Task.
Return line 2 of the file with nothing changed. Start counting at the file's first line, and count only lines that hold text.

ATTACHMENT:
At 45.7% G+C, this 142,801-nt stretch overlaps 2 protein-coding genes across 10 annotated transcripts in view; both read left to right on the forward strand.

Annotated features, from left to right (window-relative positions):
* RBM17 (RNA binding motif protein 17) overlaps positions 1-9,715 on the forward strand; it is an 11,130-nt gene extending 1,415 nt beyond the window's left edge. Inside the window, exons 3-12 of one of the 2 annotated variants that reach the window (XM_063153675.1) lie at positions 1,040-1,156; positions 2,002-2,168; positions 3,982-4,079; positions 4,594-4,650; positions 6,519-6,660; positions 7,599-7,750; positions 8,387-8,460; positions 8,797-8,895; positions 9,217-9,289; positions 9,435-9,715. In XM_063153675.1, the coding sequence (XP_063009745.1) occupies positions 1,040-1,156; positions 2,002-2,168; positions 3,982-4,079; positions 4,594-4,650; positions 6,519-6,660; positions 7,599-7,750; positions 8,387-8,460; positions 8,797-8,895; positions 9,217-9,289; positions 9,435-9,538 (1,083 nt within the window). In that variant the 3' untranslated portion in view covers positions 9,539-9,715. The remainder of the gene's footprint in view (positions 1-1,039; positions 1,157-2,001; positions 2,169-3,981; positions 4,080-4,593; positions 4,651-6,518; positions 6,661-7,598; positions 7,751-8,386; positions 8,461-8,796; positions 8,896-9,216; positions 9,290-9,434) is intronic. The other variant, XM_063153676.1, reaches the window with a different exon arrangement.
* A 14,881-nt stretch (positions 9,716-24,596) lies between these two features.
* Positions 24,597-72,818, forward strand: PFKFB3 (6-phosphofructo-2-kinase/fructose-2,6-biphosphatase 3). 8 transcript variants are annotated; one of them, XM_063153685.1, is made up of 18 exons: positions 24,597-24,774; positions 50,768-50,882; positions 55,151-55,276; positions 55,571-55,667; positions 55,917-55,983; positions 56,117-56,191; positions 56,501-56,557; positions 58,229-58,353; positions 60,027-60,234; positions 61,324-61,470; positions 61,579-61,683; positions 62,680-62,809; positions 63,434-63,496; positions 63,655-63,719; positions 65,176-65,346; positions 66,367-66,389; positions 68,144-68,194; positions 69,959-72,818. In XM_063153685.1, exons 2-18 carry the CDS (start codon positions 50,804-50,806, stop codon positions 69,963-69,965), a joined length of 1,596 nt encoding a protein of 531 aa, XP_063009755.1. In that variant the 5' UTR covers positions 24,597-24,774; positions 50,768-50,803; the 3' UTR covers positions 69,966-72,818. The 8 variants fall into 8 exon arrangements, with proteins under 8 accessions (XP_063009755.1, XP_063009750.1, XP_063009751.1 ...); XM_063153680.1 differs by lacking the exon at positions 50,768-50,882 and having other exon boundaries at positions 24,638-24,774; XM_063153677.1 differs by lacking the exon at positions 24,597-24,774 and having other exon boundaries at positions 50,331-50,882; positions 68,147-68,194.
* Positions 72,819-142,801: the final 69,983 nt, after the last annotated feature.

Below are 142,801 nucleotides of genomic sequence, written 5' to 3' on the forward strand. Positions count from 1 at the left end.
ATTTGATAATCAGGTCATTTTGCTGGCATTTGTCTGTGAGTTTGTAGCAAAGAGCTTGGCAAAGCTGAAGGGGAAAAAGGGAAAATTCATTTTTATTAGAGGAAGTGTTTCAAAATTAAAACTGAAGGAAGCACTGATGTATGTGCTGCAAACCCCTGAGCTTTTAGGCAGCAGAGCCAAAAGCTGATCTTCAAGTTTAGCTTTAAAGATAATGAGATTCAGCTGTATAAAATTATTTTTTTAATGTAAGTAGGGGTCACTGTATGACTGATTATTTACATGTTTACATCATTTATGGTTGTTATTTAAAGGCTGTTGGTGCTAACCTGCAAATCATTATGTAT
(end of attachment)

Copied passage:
Annotated features, from left to right (window-relative positions):